Ebola has certainly highlighted gaps in disease control around the world. Reading about Excalibur also made me think that we could be helpless to save our pets if an outbreak happened close to home. What if I was sick in the hospital and the government ordered my dogs to be put down? It's frightening.
Animal lovers around the world are mobilizing to change the Spanish government's mind. One of the top hashtags on Twitter this morning is #SavemosaExcalibur. And a Change.org petition has been created with over 350,000 signatures so far. These social media campaigns may not sway the current decision, but I hope it inspires other governments to include pets in their emergency plans in an outbreak scenario.
U.K. animal welfare organization creates a pet version of the prenup.
These days it's common for couples to sign a prenuptial agreement before getting married. While it protects money and other material assets, it makes no plan for what happens to pets after a divorce. As a result many animals end up in shelters when their parents split up. U.K. animal welfare organization Blue Cross estimates that marital conflict and relationship breakdown results in four relinquished animals each week at their shelter. They've even had cases where one person will bring in an animal without their ex's knowledge.
If we can make a plan for our bank accounts and material possessions, our dogs certainly deserve the same courtesy. So Blue Cross partnered with divorce lawyers at Lloyd Platt and Company to create a "pup nup." This document outlines who will maintain primary custody, the financial responsibility split, and visitation rights in the event of a break up.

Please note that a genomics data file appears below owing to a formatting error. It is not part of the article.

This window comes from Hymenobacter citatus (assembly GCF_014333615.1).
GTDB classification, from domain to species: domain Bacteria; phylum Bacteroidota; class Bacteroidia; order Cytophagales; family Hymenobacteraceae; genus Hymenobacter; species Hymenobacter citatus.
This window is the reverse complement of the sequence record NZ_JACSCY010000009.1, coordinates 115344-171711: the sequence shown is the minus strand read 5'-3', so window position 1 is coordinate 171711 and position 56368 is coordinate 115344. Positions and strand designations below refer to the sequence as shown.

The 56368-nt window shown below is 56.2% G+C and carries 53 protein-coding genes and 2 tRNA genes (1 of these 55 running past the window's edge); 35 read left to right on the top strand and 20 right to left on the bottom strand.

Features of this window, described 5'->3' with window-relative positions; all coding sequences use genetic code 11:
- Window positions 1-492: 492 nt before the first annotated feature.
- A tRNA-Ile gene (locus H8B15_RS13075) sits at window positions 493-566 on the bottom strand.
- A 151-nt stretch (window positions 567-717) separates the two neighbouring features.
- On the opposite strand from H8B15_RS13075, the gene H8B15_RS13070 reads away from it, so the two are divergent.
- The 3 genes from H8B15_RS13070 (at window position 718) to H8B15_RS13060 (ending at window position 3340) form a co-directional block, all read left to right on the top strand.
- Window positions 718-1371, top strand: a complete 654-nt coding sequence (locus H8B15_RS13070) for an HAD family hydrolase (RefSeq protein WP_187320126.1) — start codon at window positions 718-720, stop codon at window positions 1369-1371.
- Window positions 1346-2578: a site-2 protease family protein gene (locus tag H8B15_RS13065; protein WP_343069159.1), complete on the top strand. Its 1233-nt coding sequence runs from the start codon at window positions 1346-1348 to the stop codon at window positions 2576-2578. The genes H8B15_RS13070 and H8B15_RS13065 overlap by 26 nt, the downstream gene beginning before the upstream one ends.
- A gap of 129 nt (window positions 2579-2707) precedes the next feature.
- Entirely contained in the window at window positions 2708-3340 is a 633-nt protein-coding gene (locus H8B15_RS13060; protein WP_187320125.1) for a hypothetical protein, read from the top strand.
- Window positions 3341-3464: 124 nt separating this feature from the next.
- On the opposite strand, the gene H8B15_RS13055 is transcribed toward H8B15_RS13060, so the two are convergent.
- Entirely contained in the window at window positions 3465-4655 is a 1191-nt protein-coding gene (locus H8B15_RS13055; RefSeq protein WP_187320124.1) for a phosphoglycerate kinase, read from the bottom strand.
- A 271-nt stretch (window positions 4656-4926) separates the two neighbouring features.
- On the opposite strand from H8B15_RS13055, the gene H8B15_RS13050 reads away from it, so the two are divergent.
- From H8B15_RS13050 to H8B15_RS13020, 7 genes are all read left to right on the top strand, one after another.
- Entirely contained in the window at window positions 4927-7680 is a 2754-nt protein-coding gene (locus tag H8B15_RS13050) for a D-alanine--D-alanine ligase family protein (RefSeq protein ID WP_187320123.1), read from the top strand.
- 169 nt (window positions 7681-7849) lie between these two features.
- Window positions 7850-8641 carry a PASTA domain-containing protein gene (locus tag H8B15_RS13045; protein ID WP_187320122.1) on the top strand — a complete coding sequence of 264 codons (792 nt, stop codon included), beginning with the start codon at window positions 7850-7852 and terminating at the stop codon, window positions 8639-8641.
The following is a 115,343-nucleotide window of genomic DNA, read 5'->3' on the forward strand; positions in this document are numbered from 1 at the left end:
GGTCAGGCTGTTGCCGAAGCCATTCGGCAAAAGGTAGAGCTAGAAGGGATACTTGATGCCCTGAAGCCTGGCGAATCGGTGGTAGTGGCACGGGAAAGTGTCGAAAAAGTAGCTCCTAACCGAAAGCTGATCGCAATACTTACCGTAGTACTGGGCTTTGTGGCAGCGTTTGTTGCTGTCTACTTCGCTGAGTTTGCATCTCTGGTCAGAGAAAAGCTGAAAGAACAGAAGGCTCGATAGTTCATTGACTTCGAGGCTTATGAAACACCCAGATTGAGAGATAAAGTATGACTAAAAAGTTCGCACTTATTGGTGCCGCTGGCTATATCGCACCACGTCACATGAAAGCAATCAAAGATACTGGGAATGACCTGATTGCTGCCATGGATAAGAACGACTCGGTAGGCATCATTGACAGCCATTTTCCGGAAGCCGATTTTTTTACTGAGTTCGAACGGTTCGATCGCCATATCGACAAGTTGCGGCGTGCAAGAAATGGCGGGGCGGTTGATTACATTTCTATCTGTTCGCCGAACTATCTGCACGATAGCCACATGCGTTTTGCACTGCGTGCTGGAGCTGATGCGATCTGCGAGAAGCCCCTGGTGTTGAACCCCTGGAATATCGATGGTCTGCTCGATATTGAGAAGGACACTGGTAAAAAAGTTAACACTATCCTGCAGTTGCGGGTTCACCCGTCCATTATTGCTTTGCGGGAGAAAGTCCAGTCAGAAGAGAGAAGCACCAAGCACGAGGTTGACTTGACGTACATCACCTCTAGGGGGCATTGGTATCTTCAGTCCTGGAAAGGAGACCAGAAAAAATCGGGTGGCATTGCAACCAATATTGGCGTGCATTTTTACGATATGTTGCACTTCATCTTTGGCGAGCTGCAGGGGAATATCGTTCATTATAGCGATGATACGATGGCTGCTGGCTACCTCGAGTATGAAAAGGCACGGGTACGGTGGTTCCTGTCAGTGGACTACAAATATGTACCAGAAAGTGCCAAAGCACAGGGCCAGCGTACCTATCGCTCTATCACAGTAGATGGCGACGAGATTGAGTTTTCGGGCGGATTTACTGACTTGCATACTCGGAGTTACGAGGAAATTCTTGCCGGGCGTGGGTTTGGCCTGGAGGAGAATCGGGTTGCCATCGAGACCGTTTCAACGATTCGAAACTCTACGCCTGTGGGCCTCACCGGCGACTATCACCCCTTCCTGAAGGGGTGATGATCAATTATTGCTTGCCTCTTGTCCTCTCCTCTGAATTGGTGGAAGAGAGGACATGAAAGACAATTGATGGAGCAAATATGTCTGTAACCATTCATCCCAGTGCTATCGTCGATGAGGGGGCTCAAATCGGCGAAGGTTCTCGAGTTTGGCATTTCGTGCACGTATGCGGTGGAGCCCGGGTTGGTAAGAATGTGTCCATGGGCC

Not only does the "pup nup" make one aspect of divorce a little easier, it also encourages responsible pet ownership by helping couples make a long term plan for their animal's care. Even if couples don't end up signing the "pup nup," just inspiring more conversations about a long term plan is a step in the right direction.
The "pup nup" template is available as a free download for anyone adding a new pet to the family.
The airline's new Paws and Relax in-flight channel is designed to soothe passengers.
Flying can be incredibly stressful these days, between getting through security, navigating crowded terminals, and squeezing into tiny economy cabin seats. So British Airways decided to soothe passengers by harnessing the calming ability of animals.
Paws and Relax, an in-flight entertainment channel dedicated to cute pet videos, launched in long-haul flights just a few weeks ago. It can be found free of charge in the in-flight library's Entertainment section. British Airways' entertainment team got the idea for the channel after reading that watching animals could lower your heart rate and blood pressure.
Richard D'Cruze, the in-flight entertainment manager, says that they were looking for a way to enhance the wellbeing of passengers, while creating something that appealed to all ages.
The initial launch lineup includes popular British animated cartoon, Simon's Cat--which features funny stories of a man and his cat, BBC's The Secret Life of Cats--a documentary which follows felines fitted with cameras and GPS collars, and Animal Planet's America's Cutest Dogs--which shows footage of playing pups.
This is such a fun idea and really should help relieve the stress of flying (at least when you finally get to your seat!). I only wish Paws and Relax had launched a month earlier when I flew home on British Airways.
Shelters team up with resorts to exercise dogs and find potential adopters.
I love taking my dogs on vacation and feel like it's such a shame to leave them behind when heading on an active adventure. Recently I was researching snowboard trips for the upcoming season and stumbled upon a really cool way to get your animal fix while away from home--borrow a shelter pup!